By Jason Shoff
Indie rock sure does love the ‘80s right now. Well, at least that’s the vibe I get from the spattering of new releases I’ve heard this year, anyway. Now there really isn’t anything wrong with that; the decade did produce some timeless, classic music after all, as well as some of the greatest one hit wonders and pop hits of all-time. But at the same time, it also produced some of the most cringe-worthy production techniques in recorded music history, from reverb that made drums sound like they were recorded in the middle of the Grand Canyon to a wide variety of horrid synth sounds that were cheesy at best and ear-piercing at worst.
Yet such bands as Unknown Mortal Orchestra, The War on Drugs and Tame Impala are discovering that some of these techniques actually have value and merit, and are taking these sounds (and the general “idea” of ‘80s music) and incorporating them into their own writing. Yet whereas these bands are using these styles to create a unique blend of rock, pop and R&B, Gardens & Villa’s latest album, Music for Dogs, is more like a time machine designed to take you back to a specific era, particularly the New Romantic scene that flourished in the early part of the decade. Its goal seems to be to emulate the artists and sounds of the decade that you love, and for the most part, they succeed in their efforts.
After an intro that literally sounds like your speakers are malfunctioning (or slowly turning into a plane engine), “Maximize Results” gives listeners a pretty good idea of what there in for. Complete with hand claps, Jerry Lee Lewis-style piano and manic synths, it sounds like it could be the theme song for an '80s action-adventure flick starring Bruce Willis. “Fixations,” by comparison, is a bit more fun, a vintage glam rocker that’s basically what a collaboration between Marc Bolan and Hall and Oates would probably sound like (spoiler alert: awesome).
After spending its first few songs in pop-rock territory, “Everybody” is essentially electronic cabaret music, its bar-room piano and flanged guitar making it sound like a hybrid of Elton John and Tainted Cell. Following track “Paradise” begins with what sounds like a recording of the faint sound of a drum machine playing in the next room. Piano and organ then slowly trickle into the mix before that classic ‘80s sound of mystical wind chimes takes us back into the New Romantic era of new wave, sounding for all the world like a lost ABC track.
Gardens & Villa then take us into a bit more abrasive territory (well, as abrasive as ‘80s pop can be, anyway) with “Alone in the City.” With its distorted synth and drum machine sounds, it’s a track that could have fit comfortably on an album like the Jesus & Mary Chain’s Psychocandy. Things get even more tense with “General Research,” its pulsating guitar, hypnotic beat and blippy synths returning us to the realm of 80s theme music, this time sounding like the result of a spy movie as scored by Duran Duran (a movie that I imagine would be a Cold War thriller involving stolen top secret nuclear program documents). Then we go straight into pastiche territory with “Express,” a second cousin of “Der Kommissar” that’s the closest any song on here comes to sounding like a direct sound-alike.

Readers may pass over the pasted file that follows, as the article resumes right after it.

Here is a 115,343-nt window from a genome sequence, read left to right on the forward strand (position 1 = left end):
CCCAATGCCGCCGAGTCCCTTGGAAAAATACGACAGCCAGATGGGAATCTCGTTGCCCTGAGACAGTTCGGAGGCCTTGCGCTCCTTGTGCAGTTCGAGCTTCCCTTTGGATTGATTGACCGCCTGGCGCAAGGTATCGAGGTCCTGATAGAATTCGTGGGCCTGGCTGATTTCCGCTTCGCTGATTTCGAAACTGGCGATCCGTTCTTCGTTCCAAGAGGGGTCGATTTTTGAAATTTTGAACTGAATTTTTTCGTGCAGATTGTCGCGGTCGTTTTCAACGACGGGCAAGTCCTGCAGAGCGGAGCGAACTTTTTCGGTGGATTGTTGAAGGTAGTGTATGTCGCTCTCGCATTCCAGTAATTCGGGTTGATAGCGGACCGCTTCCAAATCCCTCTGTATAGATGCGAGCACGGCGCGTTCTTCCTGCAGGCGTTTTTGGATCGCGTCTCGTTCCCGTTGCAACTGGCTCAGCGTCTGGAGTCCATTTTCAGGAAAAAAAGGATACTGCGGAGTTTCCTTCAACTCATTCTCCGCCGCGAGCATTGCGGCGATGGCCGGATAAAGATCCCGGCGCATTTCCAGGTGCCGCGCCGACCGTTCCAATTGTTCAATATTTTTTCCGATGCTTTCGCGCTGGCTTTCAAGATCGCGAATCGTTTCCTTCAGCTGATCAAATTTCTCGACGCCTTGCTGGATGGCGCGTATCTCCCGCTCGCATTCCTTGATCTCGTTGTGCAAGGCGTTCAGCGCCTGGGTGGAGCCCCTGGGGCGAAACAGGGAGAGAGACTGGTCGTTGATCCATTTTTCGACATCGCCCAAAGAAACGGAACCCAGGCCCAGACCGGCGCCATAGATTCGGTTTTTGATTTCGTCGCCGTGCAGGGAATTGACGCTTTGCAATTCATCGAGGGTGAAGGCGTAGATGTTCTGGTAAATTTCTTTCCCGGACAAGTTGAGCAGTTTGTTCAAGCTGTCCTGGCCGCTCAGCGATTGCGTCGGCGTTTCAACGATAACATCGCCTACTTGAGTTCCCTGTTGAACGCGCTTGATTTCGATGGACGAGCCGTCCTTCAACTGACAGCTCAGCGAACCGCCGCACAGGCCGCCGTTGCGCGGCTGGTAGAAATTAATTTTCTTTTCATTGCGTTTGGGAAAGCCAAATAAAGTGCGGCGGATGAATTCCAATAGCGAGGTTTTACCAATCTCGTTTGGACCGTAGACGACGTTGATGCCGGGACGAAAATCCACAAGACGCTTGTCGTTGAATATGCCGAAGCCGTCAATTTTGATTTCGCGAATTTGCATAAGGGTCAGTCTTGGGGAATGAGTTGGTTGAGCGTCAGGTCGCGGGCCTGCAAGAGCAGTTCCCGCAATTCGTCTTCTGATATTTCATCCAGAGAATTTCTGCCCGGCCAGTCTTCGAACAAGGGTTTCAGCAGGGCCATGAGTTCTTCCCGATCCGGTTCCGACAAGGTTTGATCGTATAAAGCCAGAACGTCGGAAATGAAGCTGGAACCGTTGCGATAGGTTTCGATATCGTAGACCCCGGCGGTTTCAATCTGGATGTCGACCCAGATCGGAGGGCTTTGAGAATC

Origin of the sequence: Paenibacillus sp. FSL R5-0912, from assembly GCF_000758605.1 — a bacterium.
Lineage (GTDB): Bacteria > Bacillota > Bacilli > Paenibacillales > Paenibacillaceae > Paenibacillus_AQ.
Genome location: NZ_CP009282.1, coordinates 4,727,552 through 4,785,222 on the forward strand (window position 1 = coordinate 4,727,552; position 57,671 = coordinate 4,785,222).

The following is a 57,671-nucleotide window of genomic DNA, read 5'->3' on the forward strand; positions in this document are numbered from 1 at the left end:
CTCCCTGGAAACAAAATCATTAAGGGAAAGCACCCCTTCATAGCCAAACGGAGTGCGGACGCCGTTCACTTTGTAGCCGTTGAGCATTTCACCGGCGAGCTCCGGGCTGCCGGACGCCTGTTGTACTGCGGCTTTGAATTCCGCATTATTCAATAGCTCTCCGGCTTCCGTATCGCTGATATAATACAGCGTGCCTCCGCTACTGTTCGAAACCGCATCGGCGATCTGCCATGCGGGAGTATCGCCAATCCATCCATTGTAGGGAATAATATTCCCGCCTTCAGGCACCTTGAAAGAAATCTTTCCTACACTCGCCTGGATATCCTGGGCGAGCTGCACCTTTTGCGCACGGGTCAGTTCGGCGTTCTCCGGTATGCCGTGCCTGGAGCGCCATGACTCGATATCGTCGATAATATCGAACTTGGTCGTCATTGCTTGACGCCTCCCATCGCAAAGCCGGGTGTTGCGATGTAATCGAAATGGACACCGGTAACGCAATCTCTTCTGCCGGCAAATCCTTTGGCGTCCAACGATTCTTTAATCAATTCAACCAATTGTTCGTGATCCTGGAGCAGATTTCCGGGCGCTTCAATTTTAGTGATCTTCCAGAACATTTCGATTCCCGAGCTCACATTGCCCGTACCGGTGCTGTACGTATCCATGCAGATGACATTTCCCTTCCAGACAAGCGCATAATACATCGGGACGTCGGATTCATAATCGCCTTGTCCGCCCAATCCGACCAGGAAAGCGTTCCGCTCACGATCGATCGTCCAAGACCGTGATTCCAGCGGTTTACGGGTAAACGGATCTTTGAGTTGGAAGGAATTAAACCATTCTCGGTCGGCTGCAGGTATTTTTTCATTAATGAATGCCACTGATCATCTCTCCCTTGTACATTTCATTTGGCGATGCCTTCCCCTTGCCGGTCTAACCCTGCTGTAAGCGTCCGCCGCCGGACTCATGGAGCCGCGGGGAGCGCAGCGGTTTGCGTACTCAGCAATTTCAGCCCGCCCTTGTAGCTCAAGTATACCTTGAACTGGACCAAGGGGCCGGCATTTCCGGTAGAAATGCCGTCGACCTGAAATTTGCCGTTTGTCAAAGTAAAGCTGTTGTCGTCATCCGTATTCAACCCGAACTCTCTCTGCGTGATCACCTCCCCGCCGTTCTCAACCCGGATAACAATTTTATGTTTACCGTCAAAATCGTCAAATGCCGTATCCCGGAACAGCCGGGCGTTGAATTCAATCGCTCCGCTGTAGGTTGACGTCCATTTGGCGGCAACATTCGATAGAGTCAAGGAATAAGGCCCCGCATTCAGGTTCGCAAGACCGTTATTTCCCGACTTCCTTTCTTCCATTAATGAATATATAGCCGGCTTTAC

Thankfully the band gives us a chance to wind down after all that string of intense tunes with “Happy Times,” which is basically what you would get if you took “Puttin' on the Ritz” and injected it with a heavy dose of yacht rock (in fact, I was totally picturing myself sailing in a lagoon somewhere off the coast of Hawaii while drinking a piña colada while listening to this). On the total opposite end of the spectrum, “Jubilee” sounds like they decided to cram every single industrial-sounding drum loop that they could find and put it into one track, which makes for a particularly jarring listen, especially since it’s sandwiched between “Happy Times” and the melodic album closer “I Already Do.” With its jaunty piano and Ringo Starr-esque drum fills, it sounds like a lost number from a classic Broadway musical, which makes it a fitting end to an album that makes the listener feel like it’s taken us on a similar whimsical journey.
At the end of the day, Music for Dogs is a record that essentially puts the 80s in a blender to create a record that sounds like a greatest hits compilation from an alternate universe. Sure, you could play “spot the influence” throughout (as I did in this review), and it doesn’t really break any ground musically, but that doesn’t mean it’s any less charming, enjoyable or lacking in the songwriting department. In fact, Gardens & Villa have created a highly entertaining album that takes the best elements of ‘80s pop music and consolidates them into a strong batch of catchy, hook-laden songs. For those that are loving this trend in indie music and are looking for more albums like it, make Music for Dogs your next purchase.
Gardens and Villa kick off their tour for Music for Dogs in Phoenix on September 15th at Crescent Ballroom. So if this album sounds like it’s your cup of tea, mark your calendar now.